Stars of Marvel’s ‘The Defenders,’ Mike Colter and Krysten Ritter say working on the TV show felt like a high school reunion and that there were often battles to outdo one another. (August 9) AP
The most burning question surrounding Krysten Ritter’s literary debut isn’t whether there will be any interest in her efforts. She’s already got legions of fans from her starring role in Marvel’s Jessica Joneson Netflix and her memorable turn in AMC’s Breaking Bad.
So, yes, it’s a given that Ritter will have an enthusiastic audience waiting for an autographed copy of Bonfire (Crown Archetype, 276 pp., ★★½ out of four) when the actress/producer/former model/now author kicks off her book tour this month.
The question isn’t even whether Ritter is a capable writer. (She is.) The question is whether readers will really even care or notice that Bonfire isn’t so much a psychological thriller as it is a steady march of go-to tropes.
The story’s protagonist, Abby Williams, has so much in common with the anti-hero superhero/hot mess Ritter frequently plays on screen — which both works as an advantage and disadvantage in Bonfire — you feel you already know her.
Abby is returning to her rural hometown of Barrens, Indiana, a place she has spent every day of the past 10 years (post-high school graduation) trying to forget and literally scrub away. But now her work, and her past, are calling her back.
“Barrens has its roots in me,” Abby tells us. “If I want it gone forever, I’ll have to cut them out myself.” (And, in case you forget, Abby will tell you again and again in a narrative style that seems like it should always be preceded by the words “Dear Diary.”)
Abby is an environmental lawyer in Chicago. She’s a success but she’s not happy. She’s still haunted by the mean girls who tormented her, the boy whose kiss may or may not have been real, the death of her mom, her abusive dad, and every kind of dysfunctional side effect suffocating small-town life has to offer. (“All I know is that Barrens broke something inside of me,” Abby explains. “It warped the needles on my compass and turned the south to north and lies to truth and vice versa.”)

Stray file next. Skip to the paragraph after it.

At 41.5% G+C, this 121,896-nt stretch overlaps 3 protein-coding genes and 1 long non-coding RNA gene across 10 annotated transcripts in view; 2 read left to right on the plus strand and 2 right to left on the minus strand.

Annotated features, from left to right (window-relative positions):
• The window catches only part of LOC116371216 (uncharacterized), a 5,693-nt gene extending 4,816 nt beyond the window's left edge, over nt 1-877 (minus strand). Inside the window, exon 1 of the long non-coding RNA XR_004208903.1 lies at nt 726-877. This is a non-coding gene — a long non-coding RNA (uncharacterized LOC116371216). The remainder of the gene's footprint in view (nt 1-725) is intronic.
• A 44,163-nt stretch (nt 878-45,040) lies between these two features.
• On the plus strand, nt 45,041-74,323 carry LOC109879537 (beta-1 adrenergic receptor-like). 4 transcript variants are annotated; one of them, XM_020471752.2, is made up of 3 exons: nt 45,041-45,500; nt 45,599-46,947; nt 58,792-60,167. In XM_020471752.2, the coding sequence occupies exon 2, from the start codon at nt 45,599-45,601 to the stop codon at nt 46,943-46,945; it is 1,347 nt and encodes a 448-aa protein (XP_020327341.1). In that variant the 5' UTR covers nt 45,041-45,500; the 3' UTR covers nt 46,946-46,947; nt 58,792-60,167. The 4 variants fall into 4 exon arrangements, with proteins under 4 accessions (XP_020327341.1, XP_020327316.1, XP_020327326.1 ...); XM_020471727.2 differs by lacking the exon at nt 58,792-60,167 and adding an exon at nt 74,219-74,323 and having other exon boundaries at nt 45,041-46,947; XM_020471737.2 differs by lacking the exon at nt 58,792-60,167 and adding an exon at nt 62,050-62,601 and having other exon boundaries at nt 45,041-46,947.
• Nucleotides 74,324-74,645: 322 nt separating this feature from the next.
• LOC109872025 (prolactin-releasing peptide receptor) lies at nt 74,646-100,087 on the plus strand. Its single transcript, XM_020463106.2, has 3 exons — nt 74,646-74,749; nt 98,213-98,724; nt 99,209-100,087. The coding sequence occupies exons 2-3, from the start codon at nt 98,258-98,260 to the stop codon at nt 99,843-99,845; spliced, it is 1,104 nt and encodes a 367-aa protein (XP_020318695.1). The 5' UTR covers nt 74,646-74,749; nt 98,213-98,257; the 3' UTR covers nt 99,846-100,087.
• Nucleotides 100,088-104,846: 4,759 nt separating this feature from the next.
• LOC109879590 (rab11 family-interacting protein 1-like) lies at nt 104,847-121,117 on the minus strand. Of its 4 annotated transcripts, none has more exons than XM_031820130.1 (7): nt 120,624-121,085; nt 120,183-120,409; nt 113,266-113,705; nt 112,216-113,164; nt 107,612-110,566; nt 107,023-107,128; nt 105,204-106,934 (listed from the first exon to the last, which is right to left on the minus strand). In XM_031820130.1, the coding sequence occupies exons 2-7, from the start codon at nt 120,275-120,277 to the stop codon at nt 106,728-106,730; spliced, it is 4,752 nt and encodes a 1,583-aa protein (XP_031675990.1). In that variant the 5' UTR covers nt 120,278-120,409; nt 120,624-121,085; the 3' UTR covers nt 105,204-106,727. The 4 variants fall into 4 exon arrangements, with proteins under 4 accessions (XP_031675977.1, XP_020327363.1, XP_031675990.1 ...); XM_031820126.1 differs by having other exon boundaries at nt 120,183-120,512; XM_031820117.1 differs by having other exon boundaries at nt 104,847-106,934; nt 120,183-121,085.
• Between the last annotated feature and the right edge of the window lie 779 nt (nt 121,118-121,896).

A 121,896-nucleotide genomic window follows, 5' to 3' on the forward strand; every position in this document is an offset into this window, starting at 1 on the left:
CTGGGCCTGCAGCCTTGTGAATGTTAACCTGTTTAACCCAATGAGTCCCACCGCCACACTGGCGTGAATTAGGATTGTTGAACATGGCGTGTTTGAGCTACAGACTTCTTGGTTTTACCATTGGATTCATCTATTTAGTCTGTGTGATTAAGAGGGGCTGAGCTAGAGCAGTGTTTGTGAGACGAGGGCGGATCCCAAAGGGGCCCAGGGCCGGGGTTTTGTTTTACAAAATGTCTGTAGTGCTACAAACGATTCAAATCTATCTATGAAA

But more than anything else, Abby is fixated on what happened to her close friend Kaycee Mitchell, the bad girl (or was she just troubled?) who disappeared in the wake of a major scandal. As expected with the turn of each page of Bonfire, it turns out there may be a connection between what became of Kaycee and what’s going on with Optimal Plastics, the big, bad company that more or less owns Barrens.
And the deeper Abby digs into the polluted business of Optimal (in between her too-many drinks, hookups and near-hookups), the closer she gets to the ugly truth about Barrens and an evil ritual known as “The Game.”
If it all sounds familiar, it should. There’s never, in fact, an unfamiliar moment in Bonfire. One minute it’s Mean Girls, the next it’s Friday Night Lights, Twin Peaks, True Blood, you name it.
Unfortunately, by the time Ritter is finished, the story is officially old and tired. More Jessica Fletcher than Jessica Jones.